Maybe you could higher a bunch of illegal imigrants to applause for you on cue...... well it would be cheap at least.
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I think applause is one of the hardest sounds to reproduce.On my system it kind of sounds like rain on a metal roof.Sometimes I feel my system is a failure because of this but then again the music sounds so damn good it only bothers me briefly.I tend to stay away from live recordings also as I usually cant stand the sound of live rock.The majority of my music is rock so I dont have much experience with live "other" music.I just know most live rock recordings are terrible.Maybe thats why in my system anyway applause doesnt sound real.
Be thankful that the applause does not sound realistic. If it did, the music wouldn't. Reason? When recording, mikes are optimized to record the instruments, and thus are usually quite directional. Even omnidirectional mikes are usually placed in front of or above the performers. To adequately capture the sound of applause, additional mikes would have to be hung or placed in the audience, which would over-emphasize room or hall ambience. Mixing would also become much more complicated, trying to find the right balance. So, if the music sounds right, enjoy it and don't think about the applause -- it's only there to inform you that the performance was done live.
Applause sounds terrible on my system also, harsh and noisy. I am glad you wrote this post. But I am surprised by your comments about live recordings, David99. Many of my favorite cds are live. I love hearing the ambience of the room or hall. Imaging is more realistic, and I get a very real sense of a live event. I just listened to Ricki Lee Jones' "Naked Songs". It is amazing. It sounds like I am there in a small club. Or the "Three Tenors". I love the recording. I can hear the open air, a summer night in Milano. Some other favorites are Lyle Lovetts' live album, The Mountain Stage series, Eva Casidy, live, MFSL tribute to Steve Goodman, Keith Jarrett....all live. I could go on forever. I actually look for good live recordings. I find them more involving.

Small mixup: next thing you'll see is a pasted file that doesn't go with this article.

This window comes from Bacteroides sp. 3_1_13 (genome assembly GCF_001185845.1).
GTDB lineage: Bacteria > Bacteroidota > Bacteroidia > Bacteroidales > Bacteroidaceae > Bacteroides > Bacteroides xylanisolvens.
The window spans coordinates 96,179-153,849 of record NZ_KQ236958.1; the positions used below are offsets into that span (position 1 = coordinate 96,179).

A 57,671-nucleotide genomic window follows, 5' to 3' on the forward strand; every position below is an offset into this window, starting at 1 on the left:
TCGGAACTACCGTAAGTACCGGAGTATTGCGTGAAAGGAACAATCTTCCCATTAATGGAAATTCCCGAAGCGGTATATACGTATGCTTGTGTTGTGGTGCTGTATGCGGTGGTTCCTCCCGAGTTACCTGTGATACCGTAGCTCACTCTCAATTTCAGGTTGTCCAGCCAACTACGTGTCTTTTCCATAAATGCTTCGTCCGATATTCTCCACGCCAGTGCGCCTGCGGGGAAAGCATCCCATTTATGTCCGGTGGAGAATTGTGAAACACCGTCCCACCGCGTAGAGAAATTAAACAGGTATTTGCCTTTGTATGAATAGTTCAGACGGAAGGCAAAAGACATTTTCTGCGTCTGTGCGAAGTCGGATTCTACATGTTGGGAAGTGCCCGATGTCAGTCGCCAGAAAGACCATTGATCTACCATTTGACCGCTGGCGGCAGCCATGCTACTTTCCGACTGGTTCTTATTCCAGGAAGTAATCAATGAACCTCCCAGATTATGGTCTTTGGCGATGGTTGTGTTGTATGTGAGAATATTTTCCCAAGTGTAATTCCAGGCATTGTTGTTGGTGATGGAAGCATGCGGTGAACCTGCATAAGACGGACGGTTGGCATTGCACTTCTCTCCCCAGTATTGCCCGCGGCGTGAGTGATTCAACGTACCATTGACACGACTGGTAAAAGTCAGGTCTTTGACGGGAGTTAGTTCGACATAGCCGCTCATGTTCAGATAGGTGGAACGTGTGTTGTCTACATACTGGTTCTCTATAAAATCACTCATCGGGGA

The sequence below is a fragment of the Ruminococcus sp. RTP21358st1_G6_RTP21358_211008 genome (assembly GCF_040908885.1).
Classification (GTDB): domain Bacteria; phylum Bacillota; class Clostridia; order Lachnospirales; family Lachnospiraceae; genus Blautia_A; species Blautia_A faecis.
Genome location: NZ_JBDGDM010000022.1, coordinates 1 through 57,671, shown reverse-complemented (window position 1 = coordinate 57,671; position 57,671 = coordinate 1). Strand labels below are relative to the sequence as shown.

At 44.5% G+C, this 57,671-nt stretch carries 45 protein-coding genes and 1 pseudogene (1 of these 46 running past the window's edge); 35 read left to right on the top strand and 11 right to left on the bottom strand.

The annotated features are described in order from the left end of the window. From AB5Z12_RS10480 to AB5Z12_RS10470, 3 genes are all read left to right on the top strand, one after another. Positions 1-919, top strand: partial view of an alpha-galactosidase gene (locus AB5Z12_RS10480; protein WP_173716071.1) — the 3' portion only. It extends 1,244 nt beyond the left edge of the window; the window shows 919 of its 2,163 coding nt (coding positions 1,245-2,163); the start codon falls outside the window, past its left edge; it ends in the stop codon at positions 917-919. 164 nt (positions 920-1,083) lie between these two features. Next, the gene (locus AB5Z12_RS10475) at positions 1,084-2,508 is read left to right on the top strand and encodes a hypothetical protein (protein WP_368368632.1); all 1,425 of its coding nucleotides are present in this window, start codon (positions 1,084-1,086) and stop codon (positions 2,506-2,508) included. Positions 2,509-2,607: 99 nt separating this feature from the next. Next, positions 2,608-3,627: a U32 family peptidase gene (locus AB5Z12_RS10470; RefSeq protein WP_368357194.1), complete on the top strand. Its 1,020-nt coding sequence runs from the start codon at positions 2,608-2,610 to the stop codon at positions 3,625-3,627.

David99. Sorry. I guess I missed the distinction you made, but I wanted to ask. Don't you find that rock recordings are generally poor, compressed and terribly mixed? I love rock and find rock recordings frustrating. I mostly listen to them in my car. I have a live Clapton disc, I think it's titled "24 Nights", that, IMO, is much more involving than his last two studio recordings. I don't mean to be disagreeable. I am just a bit surprised and curious. Thanks.
I once listened to a live CD by the guy (can't remember his name) who used to work with Roxy Music. It sounded like they focused on recording the audience and that the music was just an after thought. I also recall that it was a European performance. Highly recommended if you want the "all that you can be" out of applause and audience chattering.
Rather than being disappointed in the sound of applause, we should be amazed. Amazed that plastic cones, aluminum ribbons, metal dones, mylar sheets and the like, are capable of sounding so much like kick drums, bassoons, Steinway concert grands and 300 year old violins. And all of this information is being retrieved by a beam of coherent light reading pits in a piece of aluminum foil! Or a stylus reading an erose canyon wall. It is truly amazing and wonderful that it sounds as close to live music as it does. Be amazed! Happy listening, Don